Professor Kathy Triantafilou joins the GSK Immunology Network
9 May 2018
Professor Kathy Triantafilou from the School of Medicine is one of five academics worldwide selected to take part in a new collaborative immunology research programme operated by the global healthcare company, GSK: the Immunology Network.
As a member of the Immunology Catalyst sabbatical programme within the GSK Immunology Network, Kathy has joined GSK’s world class R&D organisation in Stevenage where she is working for the next three years alongside GSK scientists, with the freedom to pursue and publish her own fundamental research. She receives research funds, post-doctoral support and is actively supported in setting up collaborations with the GSK R&D organisation. At the end of her three-year sabbatical she will receive a grant to help her return to academia.
Kathy’s work focuses on the molecular mechanisms of inflammation, which is the body’s natural protective response to any injury, infection or irritation. However, if uncontrolled, inflammation can cause damage as seen in several inflammatory diseases such as rheumatoid and osteoarthritis as well as Alzheimer’s. The research will explore the role of sensors of the innate immune system in inflammatory conditions.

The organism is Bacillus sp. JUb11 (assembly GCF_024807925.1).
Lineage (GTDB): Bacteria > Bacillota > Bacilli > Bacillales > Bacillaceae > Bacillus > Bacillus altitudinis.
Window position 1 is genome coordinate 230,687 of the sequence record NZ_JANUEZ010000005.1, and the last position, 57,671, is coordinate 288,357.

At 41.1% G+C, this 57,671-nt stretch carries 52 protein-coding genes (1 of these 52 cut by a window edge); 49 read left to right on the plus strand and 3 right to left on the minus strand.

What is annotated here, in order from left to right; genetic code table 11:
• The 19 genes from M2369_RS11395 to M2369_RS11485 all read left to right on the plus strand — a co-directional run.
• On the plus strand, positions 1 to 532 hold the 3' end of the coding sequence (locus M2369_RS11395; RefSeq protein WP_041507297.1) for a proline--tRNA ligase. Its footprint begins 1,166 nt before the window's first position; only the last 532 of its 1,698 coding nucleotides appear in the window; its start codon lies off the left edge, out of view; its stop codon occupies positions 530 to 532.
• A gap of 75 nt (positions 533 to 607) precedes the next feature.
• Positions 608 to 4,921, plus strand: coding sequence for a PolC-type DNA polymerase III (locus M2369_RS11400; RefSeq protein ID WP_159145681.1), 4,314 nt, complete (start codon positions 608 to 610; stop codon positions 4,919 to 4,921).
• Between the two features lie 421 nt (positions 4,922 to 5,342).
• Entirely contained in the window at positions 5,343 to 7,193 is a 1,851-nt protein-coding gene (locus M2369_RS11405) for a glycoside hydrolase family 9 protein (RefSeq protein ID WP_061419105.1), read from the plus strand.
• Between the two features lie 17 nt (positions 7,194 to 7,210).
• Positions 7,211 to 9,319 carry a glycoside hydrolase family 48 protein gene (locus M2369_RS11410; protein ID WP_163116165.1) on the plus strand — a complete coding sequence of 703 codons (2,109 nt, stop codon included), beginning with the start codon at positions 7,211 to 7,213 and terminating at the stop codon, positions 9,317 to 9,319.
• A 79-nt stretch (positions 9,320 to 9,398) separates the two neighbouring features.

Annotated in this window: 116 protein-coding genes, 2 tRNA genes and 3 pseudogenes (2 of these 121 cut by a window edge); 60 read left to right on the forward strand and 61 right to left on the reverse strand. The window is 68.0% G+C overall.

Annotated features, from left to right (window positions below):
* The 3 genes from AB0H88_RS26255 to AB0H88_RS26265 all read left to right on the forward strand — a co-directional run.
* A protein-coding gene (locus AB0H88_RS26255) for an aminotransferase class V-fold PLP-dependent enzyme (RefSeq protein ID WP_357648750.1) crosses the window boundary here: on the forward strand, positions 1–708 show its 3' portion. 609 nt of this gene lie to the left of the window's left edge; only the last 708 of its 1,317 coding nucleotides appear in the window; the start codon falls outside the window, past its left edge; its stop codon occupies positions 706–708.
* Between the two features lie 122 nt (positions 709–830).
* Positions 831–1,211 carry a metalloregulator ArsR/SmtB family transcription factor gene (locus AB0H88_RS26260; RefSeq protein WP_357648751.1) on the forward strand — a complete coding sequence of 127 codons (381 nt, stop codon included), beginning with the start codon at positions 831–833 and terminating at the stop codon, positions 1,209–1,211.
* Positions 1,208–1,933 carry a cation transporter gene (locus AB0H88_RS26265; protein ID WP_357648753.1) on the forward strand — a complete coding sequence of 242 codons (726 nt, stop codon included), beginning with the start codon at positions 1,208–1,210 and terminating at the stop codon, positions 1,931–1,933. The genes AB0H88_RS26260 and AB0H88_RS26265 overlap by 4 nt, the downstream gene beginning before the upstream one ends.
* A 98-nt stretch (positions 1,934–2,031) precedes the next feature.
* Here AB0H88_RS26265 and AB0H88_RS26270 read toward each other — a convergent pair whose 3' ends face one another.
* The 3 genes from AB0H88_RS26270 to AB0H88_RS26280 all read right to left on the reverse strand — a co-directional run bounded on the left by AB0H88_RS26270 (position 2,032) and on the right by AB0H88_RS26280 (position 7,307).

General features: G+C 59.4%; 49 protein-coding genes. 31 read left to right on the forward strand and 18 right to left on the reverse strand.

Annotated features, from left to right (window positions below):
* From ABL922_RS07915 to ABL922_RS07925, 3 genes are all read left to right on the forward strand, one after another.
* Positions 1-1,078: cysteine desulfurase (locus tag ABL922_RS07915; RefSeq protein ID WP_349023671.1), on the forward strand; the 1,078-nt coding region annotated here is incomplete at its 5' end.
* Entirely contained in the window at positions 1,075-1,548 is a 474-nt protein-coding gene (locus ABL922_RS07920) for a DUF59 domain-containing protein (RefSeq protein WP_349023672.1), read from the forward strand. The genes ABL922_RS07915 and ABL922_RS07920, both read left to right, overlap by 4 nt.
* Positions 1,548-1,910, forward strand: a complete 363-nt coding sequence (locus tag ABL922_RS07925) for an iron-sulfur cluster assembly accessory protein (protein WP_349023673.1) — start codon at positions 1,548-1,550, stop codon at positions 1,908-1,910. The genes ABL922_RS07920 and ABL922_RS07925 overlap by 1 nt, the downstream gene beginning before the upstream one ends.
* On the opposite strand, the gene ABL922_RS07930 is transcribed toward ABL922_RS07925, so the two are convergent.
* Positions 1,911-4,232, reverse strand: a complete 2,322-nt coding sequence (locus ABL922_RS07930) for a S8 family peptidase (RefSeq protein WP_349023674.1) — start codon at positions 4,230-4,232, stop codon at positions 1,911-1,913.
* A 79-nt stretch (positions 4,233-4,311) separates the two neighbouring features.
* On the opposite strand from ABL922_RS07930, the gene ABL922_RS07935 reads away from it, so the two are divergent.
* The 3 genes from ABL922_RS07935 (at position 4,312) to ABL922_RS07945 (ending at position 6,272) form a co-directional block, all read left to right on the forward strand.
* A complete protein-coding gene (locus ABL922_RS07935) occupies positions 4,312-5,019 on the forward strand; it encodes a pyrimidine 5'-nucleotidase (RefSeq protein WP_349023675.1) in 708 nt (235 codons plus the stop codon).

“This is an exciting time for me,” said Kathy. “The Immunology Catalyst provides me with the support and freedom to work on ‘blue-sky’ projects while also giving me the chance to learn about the decision-making processes behind the development of new technology: for example, how research translates into a marketable product. This insight is a valuable career mentorship for me. Furthermore, I have established a robust research relationship between GSK and Cardiff University which will foster increased publications as well as increased opportunities for collaborative scientific research.”
Kathy’s expertise align well with the drug discovery research of GSK as the company has identified immunology as a key area of focus that impacts most of the therapy areas in which it is currently seeking to advance drug targets: respiratory disease, immuno-inflammation, infectious disease, oncology and vaccines. This offers plenty of opportunities for scientific collaboration and shared learning to benefit both fundamental biology and applied drug development research in the growing field of immunology.
Paul-Peter Tak, GSK Research and Development, Senior Vice President of the Immunology Network, said: “The Immunology Network will give us access to the brightest scientists in the world who are free in their thinking and who can go into paths that we’ve not thought of yet. We want to make sure that they are connected to the scientists that discover and develop medicines at GSK.”